A decade-long gap between sequels could leave a franchise stale but in the case of Men in Black 3 it's the launch pad for an unexpectedly great blockbuster. The kooky antics of Agent J (Will Smith) and Agent K (Tommy Lee Jones) don't stray far from their 1997 and 2002 adventures but without a bombardment of follow-ups to keep the series in mind the wonderfully weird sensibilities of Men in Black feel fresh Smith's natural charisma once again on full display. Barry Sonnenfeld returns for the threequel another space alien romp with a time travel twist — which turns out to be Pandora's Box for the director's deranged imagination.
As time passed in the real world so did it for the timeline in the world of Men in Black. Picking up ten years after MIB 2 J and K are continuing to protect the Earth from alien threats and enforce the law on those who live incognito. While dealing with their own personal issues — K is at his all-time crabbiest for seemingly no reason — the suited duo encounter an old enemy Boris the Animal (Jemaine Clement) a prickly assassin seeking revenge on K who blew his arm off back in the '60s. Their street fight is more of a warning; Boris' real plan is to head back in time to save his arm and kill off K. He's successful prompting J to take his own leap through the time-space continuum — and team up with a younger K (Josh Brolin) to put an end to Boris plans for world domination.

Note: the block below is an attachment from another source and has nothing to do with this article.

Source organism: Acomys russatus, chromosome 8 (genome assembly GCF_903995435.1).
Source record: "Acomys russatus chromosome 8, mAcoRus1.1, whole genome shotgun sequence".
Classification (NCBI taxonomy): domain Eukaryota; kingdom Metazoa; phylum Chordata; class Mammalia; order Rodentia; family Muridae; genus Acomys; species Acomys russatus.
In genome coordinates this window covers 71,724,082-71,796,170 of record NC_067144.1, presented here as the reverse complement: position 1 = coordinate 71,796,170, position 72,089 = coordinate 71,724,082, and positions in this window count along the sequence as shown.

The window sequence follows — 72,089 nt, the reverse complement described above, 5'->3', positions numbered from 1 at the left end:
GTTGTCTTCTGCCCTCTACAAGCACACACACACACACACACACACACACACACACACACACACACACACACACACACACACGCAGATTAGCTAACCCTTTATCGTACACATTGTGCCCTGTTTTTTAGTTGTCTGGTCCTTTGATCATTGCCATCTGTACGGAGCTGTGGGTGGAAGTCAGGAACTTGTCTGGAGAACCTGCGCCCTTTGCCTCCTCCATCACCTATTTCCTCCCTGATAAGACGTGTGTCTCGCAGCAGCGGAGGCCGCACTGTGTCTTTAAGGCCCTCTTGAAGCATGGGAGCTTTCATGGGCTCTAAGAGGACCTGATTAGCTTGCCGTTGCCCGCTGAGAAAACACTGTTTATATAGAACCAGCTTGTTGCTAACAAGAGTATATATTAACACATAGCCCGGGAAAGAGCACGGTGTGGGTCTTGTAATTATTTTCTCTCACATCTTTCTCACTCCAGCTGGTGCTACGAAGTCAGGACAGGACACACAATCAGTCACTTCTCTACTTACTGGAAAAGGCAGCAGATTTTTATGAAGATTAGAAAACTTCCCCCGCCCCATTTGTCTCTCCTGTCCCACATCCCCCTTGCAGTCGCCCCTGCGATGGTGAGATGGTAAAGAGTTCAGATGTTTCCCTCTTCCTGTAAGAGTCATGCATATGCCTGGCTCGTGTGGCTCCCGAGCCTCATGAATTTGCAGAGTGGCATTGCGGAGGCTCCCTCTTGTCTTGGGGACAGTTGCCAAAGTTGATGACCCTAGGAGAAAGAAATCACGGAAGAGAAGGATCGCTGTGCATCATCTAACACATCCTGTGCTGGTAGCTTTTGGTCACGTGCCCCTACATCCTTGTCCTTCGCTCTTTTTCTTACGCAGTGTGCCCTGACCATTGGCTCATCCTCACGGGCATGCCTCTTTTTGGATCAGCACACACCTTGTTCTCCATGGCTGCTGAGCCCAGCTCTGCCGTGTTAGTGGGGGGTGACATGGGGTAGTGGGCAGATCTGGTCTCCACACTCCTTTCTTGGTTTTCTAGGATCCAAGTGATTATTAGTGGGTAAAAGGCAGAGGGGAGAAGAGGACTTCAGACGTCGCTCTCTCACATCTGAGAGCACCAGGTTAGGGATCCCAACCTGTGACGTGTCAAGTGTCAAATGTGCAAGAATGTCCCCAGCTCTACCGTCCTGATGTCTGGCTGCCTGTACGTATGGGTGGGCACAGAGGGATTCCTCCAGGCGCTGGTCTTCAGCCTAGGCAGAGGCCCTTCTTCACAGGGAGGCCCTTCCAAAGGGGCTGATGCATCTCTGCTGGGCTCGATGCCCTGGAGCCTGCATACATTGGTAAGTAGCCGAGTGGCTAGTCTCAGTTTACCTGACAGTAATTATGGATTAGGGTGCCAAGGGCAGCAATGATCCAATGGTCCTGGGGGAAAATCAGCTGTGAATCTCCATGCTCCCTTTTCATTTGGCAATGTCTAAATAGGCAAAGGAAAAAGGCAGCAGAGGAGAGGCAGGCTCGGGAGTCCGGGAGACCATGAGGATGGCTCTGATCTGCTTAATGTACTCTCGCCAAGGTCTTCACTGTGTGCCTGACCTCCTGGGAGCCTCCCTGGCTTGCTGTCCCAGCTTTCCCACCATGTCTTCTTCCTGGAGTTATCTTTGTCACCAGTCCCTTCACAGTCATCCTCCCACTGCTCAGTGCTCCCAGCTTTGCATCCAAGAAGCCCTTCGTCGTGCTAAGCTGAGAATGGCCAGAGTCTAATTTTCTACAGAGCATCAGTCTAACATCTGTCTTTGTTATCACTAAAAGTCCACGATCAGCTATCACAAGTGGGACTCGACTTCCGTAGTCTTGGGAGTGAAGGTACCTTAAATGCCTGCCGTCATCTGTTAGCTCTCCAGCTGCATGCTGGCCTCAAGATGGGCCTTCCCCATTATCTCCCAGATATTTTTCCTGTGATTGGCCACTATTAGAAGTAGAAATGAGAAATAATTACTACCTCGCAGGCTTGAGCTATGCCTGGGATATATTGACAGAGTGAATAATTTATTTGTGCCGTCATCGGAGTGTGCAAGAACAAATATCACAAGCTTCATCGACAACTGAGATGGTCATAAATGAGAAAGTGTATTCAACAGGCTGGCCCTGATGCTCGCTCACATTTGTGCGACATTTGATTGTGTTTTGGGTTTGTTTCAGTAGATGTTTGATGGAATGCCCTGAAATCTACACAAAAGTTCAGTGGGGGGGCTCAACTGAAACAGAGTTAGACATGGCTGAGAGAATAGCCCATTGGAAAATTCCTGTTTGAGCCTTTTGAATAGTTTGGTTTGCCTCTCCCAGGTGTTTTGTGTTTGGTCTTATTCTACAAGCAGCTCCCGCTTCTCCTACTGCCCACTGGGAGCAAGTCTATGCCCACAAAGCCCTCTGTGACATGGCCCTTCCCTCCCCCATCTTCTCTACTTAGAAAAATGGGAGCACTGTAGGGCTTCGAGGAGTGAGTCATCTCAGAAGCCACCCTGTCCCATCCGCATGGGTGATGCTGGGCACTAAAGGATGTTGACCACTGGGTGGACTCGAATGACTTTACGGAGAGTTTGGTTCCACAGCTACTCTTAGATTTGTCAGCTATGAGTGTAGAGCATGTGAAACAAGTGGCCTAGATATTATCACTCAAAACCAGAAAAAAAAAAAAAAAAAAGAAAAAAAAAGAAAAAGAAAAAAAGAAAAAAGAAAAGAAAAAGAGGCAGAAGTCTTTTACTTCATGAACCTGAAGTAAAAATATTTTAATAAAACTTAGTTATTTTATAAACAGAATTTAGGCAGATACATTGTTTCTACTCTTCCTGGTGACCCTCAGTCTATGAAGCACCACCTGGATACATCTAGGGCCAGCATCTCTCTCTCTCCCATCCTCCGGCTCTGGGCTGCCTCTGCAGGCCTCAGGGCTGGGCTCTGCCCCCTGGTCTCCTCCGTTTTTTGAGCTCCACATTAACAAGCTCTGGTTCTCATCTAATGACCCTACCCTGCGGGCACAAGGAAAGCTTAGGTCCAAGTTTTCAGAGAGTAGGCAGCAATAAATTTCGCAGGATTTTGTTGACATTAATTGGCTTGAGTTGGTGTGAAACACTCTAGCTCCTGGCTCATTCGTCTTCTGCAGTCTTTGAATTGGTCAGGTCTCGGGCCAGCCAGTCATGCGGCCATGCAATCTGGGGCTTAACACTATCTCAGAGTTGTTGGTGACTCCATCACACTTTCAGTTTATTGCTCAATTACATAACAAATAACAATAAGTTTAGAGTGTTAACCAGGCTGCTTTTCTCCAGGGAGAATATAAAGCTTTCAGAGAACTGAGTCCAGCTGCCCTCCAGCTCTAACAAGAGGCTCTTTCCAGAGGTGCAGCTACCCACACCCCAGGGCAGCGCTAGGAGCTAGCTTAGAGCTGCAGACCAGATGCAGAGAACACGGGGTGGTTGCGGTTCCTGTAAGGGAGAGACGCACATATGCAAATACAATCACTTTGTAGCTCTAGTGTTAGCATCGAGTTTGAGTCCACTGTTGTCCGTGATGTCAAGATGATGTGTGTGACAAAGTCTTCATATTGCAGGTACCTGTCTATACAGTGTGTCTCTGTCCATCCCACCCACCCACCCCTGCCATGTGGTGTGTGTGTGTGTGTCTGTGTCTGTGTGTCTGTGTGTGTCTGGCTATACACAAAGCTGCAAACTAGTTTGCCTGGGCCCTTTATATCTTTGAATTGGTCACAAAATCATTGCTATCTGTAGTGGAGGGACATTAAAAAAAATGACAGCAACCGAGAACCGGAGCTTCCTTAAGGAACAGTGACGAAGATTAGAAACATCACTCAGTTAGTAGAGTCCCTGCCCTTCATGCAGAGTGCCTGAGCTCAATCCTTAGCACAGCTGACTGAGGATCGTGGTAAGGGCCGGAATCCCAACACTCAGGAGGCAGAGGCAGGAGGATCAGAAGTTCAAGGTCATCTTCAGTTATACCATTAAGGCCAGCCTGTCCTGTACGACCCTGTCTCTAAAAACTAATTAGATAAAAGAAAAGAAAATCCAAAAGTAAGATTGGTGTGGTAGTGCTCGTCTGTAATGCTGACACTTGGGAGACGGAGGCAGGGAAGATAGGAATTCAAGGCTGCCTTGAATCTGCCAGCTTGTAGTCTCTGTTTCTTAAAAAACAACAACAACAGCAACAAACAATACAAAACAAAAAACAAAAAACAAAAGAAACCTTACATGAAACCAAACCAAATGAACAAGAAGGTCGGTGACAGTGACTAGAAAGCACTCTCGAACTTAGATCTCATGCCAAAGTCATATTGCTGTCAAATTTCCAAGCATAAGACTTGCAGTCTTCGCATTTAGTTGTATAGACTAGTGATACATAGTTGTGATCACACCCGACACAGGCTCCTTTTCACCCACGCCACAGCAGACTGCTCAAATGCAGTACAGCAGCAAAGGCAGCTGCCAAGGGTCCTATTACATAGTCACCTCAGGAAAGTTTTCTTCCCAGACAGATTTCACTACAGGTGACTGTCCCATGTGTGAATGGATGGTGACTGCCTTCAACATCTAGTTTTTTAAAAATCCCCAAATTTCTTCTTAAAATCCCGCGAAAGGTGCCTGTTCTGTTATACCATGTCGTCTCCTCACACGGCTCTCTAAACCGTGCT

Men in Black 3 is the Will Smith show. Splitting his time between the brick personalities of Jones and Brolin's K Smith struts his stuff with all the fast-talking comedic style that made him a star in yesteryears. In present day he's still the laid back normal guy in a world of oddities — J raises an eyebrow as new head honcho O (Emma Thompson) delivers a eulogy in a screeching alien tongue but coming up with real world explanations for flying saucer crashes comes a little easier. But back in 1969 he's an even bigger fish out water. Surprisingly director Barry Sonnenfeld and writer Etan Cohen dabble in the inherent issues that would spring up if a black gentlemen decked out in a slick suit paraded around New York in the late '60s. A star of Smith's caliber may stray away from that type of racy humor but the hook of Men in Black 3 is the actor's readiness for anything. He turns J's jokey anachronisms into genuine laughs and doesn't mind letting the special effect artists stretch him into an unrecognizable Twizzler for the movie's epic time jump sequence.